ICC rejects Saif Gaddafi call to drop International arrest warrant
In the international warrant, issued by the ICC in June 2011, Mr Gaddafi is accused of playing a key role in planning the suppression of civilian demonstrations by any means, including lethal force, against his father’s regime.
A call by Saif Al-Islam Gaddafi – son of the late Libyan dictator Muammar Gaddafi and de facto Prime Minister of the country during the time of his father's rule – for an international arrest warrant against him to be ruled inadmissible, was rejected by the Prosecutor of the International Criminal Court (ICC), on Friday. Fatou Bensouda, delivering her latest six-monthly statement to the Security Council on the situation in Libya, said that her office maintains that Mr Gaddafi must be arrested and surrendered to the Court.
In the international warrant, issued by the ICC in June 2011, Mr Gaddafi is accused of playing a key role in planning the suppression of civilian demonstrations by any means, including lethal force, against his father's regime.
In June Mr. Gaddafi argued that, because of ongoing domestic proceedings conducted against him in Libya, he cannot be tried at the ICC: this argument is rejected by the Court and the case, said Ms Bensouda, remains admissible: because Mr Gaddafi's challenge is currently sub judice, she was not willing to share further details.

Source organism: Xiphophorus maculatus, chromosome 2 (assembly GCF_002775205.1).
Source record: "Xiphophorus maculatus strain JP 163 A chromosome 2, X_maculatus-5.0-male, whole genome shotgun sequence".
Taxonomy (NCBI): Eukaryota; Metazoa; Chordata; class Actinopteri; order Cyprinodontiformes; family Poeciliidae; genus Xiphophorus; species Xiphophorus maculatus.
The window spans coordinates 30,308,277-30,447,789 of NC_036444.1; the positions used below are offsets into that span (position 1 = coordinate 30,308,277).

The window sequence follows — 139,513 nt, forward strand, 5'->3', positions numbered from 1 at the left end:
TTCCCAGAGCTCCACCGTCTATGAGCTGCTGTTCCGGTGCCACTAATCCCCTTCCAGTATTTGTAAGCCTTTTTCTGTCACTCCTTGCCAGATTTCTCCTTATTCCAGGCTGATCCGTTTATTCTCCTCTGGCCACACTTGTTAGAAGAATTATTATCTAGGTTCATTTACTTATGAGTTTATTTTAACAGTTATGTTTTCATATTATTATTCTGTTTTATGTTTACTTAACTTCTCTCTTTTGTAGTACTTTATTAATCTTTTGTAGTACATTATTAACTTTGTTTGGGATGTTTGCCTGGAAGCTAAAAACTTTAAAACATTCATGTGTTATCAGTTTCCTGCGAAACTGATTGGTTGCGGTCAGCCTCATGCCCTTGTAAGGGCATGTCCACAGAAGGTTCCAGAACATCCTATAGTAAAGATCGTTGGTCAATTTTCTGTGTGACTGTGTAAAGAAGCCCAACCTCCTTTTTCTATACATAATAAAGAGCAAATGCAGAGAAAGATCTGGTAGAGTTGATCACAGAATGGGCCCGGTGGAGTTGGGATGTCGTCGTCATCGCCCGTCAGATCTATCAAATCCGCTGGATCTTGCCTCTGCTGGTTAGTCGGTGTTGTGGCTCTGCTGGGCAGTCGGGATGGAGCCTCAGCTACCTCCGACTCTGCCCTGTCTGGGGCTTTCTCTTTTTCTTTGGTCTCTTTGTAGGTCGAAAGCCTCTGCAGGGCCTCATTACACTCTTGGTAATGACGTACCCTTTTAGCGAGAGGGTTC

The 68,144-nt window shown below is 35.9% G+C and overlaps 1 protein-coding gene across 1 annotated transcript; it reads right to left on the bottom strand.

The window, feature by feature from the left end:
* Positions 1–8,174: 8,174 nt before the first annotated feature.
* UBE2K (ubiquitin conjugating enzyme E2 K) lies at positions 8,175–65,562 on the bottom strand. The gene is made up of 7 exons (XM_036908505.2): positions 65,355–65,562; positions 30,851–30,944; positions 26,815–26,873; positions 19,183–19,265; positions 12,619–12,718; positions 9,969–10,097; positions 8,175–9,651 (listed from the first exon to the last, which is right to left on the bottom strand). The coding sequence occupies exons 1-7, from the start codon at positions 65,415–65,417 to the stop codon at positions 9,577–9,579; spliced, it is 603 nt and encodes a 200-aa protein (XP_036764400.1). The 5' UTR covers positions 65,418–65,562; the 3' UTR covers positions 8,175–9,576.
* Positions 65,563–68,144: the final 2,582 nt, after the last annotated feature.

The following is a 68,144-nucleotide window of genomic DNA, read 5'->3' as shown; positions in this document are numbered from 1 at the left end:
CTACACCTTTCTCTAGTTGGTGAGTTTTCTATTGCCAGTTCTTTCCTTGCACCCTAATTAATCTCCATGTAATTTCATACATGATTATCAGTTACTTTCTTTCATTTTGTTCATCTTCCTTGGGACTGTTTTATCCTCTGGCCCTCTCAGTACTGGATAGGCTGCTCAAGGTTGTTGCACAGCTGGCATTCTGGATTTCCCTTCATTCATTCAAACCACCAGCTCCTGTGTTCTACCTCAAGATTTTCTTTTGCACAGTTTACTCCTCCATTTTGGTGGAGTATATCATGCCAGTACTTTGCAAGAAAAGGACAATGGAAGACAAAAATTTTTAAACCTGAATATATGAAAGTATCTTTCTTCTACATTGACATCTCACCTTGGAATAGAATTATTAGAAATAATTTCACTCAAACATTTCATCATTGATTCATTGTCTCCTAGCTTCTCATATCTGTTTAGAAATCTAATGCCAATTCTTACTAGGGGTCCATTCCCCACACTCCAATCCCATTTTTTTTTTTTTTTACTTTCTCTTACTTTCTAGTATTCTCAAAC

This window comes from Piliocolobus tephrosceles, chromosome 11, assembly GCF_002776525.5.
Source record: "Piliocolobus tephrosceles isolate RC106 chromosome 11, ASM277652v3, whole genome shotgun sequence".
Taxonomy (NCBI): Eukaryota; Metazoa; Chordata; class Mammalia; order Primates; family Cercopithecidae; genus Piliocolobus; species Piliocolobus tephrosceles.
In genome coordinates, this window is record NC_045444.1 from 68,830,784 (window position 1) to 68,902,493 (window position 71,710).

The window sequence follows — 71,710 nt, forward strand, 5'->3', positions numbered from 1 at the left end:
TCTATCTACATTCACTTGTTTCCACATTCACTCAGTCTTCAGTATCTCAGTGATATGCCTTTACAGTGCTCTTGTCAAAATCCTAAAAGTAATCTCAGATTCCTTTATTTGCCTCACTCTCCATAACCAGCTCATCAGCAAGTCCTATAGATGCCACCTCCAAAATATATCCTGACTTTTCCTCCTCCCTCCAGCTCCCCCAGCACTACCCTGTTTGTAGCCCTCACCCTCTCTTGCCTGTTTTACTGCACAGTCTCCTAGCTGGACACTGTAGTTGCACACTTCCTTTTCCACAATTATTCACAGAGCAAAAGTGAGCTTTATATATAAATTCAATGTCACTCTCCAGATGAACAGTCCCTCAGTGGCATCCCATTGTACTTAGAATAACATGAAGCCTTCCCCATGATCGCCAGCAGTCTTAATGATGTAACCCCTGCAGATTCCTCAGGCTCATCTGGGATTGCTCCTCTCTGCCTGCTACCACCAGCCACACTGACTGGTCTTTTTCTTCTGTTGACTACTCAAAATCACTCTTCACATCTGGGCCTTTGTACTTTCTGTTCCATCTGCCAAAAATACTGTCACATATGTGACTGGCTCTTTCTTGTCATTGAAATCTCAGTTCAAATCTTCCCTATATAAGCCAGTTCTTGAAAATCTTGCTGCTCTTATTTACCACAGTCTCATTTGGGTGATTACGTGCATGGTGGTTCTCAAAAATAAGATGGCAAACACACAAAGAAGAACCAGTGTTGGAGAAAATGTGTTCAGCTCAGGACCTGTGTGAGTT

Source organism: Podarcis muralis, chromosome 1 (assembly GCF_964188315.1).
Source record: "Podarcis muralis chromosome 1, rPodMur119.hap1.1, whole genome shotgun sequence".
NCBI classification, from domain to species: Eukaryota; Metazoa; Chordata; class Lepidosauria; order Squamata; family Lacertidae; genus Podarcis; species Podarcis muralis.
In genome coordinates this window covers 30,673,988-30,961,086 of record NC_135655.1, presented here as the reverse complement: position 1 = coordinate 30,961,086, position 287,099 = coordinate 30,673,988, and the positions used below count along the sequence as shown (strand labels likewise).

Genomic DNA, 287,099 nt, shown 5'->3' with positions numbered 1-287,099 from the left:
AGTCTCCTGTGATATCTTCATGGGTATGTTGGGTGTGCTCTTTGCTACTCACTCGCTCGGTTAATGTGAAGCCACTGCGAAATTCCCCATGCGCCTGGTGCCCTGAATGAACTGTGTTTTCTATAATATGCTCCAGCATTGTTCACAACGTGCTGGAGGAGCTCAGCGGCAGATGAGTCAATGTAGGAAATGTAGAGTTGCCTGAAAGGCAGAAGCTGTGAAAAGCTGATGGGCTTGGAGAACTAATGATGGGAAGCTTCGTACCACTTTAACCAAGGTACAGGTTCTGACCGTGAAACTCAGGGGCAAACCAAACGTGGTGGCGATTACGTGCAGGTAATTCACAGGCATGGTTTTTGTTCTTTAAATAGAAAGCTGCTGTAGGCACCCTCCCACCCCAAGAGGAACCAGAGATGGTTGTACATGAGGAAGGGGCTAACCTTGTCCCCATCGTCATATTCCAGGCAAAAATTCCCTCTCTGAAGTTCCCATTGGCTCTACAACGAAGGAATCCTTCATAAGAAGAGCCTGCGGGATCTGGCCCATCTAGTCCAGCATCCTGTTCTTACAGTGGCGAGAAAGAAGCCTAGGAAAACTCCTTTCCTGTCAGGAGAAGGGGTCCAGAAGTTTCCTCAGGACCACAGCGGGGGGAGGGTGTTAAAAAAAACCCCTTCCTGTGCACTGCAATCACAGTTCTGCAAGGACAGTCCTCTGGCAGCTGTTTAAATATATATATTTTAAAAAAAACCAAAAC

Mr Gaddafi is just one of several individuals in Libya whose alleged criminal acts could fall within the jurisdiction of the ICC which, said Ms Bensouda, continues to monitor criminal actions of armed groups in the country:
"These armed groups represent a major threat to long-term peace and stability in Libya. We do not confine our investigations to any one group; we look at alleged Rome Statute [the treaty that established the ICC] crimes committed by actors across the territory of Libya…these alleged crimes including killings, sexual violence, torture and enslavement."
Ms Bensouda said that her Office continues to make "considerable progress" in the Libya situation but admitted that "not one suspect" has so far been surrendered to the ICC.